Every #1 Song Ever 1956-1992

This is just too cool.  Stereogum posted a discovered archive of two streams that play every US #1 hit from 1956 to 1992 – each track is about 5 seconds long.  Whether the archivist, named Hugo Kessing, decided to do this in lieu of Billboard reaching their 1000th #1 song (Lady Gaga’s “Born This Way”) or not is anybody’s guess, but nevertheless, this is an awesome afternoon killer, as it was for me inevitably, and a pretty solid observation of the evolution of popular music over the many years.  And if Wikipedia is any indication, this is more or less accurate from the year Elvis had his first #1 to the year grunge took over (though you won’t find any evidence of that here).  The first stream is about 45 minutes, the second is about half an hour.  Now we just need someone to go from ’93 to the present….

Five Seconds Of Every #1 Pop Single Part 1 by mjs538

Five Seconds Of Every #1 Pop Single Part 2 by mjs538

Some stray observations:

-We can slowly see rock and roll take it all over hit by hit, mostly by Elvis, but slowly by others.  Of course, the first rock and roll #1 wasn’t by the King, but by Bill Haley and His Comets in 1955 for “Rock Around the Clock.”

-When the Beatles broke, Elvis all but disappeared.  The Fab Four consistently sprang up #1’s every year, but nothing like their debut on American shores at the beginning of 1964.  Elvis showed up with a comeback hit in 1968 for “Suspicious Minds,” and then disappeared.  The last Beatles #1 was “The Long and Winding Road.”  All four Beatles scored solo #1 hits through the 70’s and 80’s, the most of course by Paul McCartney, who cashed in with his band Wings.  Ringo even had a few; George scored an surprising #1 with his re-do of “Got My Mind Set On You” in 1987, the last #1 for a Beatle.  John Lennon’s last #1, “Just Like Starting Over,” stayed on top from late December 1980 through January of ’81.  He was killed on December 8, and never saw this happen.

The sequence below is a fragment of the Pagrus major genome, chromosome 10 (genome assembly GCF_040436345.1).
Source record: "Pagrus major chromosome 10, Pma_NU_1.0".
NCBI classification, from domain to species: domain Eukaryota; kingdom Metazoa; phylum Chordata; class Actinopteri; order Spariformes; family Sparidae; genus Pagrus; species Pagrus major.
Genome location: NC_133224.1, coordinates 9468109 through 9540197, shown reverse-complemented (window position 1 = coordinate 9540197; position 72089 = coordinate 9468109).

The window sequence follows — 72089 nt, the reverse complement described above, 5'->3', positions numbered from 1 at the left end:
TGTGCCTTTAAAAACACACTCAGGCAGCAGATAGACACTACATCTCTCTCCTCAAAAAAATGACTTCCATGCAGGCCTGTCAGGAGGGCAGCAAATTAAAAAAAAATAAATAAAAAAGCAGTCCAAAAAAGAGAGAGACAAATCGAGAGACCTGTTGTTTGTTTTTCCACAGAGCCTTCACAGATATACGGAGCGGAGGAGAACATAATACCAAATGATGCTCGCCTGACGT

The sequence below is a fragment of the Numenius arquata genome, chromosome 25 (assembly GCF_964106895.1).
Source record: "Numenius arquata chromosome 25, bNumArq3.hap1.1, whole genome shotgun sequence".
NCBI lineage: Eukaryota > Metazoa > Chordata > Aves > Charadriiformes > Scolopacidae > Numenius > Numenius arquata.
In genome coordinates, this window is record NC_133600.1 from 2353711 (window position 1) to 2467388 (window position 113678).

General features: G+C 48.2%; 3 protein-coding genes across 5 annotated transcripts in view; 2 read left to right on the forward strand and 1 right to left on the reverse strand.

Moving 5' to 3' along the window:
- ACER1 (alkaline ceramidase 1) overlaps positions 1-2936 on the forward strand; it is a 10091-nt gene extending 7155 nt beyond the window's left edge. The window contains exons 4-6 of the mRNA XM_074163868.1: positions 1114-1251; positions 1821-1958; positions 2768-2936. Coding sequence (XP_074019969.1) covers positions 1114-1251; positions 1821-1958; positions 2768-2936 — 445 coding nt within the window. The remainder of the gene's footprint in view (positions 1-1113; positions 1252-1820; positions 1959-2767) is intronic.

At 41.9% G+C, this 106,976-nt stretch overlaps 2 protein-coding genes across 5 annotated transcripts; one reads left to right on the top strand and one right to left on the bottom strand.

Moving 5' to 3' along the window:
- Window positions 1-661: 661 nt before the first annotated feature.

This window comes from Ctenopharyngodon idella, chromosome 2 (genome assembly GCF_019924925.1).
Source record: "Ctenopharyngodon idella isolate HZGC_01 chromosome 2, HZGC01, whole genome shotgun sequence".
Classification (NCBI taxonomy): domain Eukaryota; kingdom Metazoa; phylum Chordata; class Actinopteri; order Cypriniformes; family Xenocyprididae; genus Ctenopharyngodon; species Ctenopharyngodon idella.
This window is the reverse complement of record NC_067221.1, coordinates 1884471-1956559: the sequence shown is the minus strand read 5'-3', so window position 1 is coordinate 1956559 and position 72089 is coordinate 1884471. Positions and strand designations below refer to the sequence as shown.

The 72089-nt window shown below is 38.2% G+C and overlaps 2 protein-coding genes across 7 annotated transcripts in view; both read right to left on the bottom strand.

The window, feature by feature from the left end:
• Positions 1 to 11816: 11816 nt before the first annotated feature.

-The slow build of disco is apparent and all too real by 1976, with the Bee Gees breaking through to the top.  By 1978, that’s pretty much all that’s topping the charts, even disco novelty (like “Disco Duck,” the song that made Rick Dees a prominent public figure, destined to ruin weekends on the radio for years to come).

-This should remind you that the 80’s were just really fucking awesome.  While the Knack’s “My Sharona” is credited as the song that “killed disco,” it didn’t entirely, though it did a pretty solid job overall when it hit #1 in 1979.  Just a few weeks later, the first “new wave” #1 was by M – “Pop Muzik.”  We then start to see more new wave groups breaking through, particularly Blondie.

-Among the British Invasion, Motown and Phil Spector’s girl groups also scored many hits throughout the 60’s.  Frankie Valli stayed around from before the Beatles with the Four Seasons to the late 70’s, providing the hit theme to Grease.

-Speaking of themes, they are everywhere in the 70’s and 80’s.  Chariots of Fire, Flashdance, Footloose, Back to the Future, S.W.A.T., and Miami Vice all reached #1.

-Barbara Streisand and Barry Manilow just like to ruin everything. Consistently. All the time.

-The 70’s were an awesome decade for music, though you wouldn’t know that from observing what made #1 during those years.

-The years 1989-1991 are mostly unbearable.  Seriously, especially ’89, where the breakout stars for the year, Milli Vanilli, who had three #1’s, ended up being a couple of lip synching no-talents.

-The first rap #1 was in 1990 by Vanilla Ice (“Ice Ice Baby”).  The first REAL rap #1 was in 1991 by PM Dawn (“Set Adrift On Memory Bliss”).

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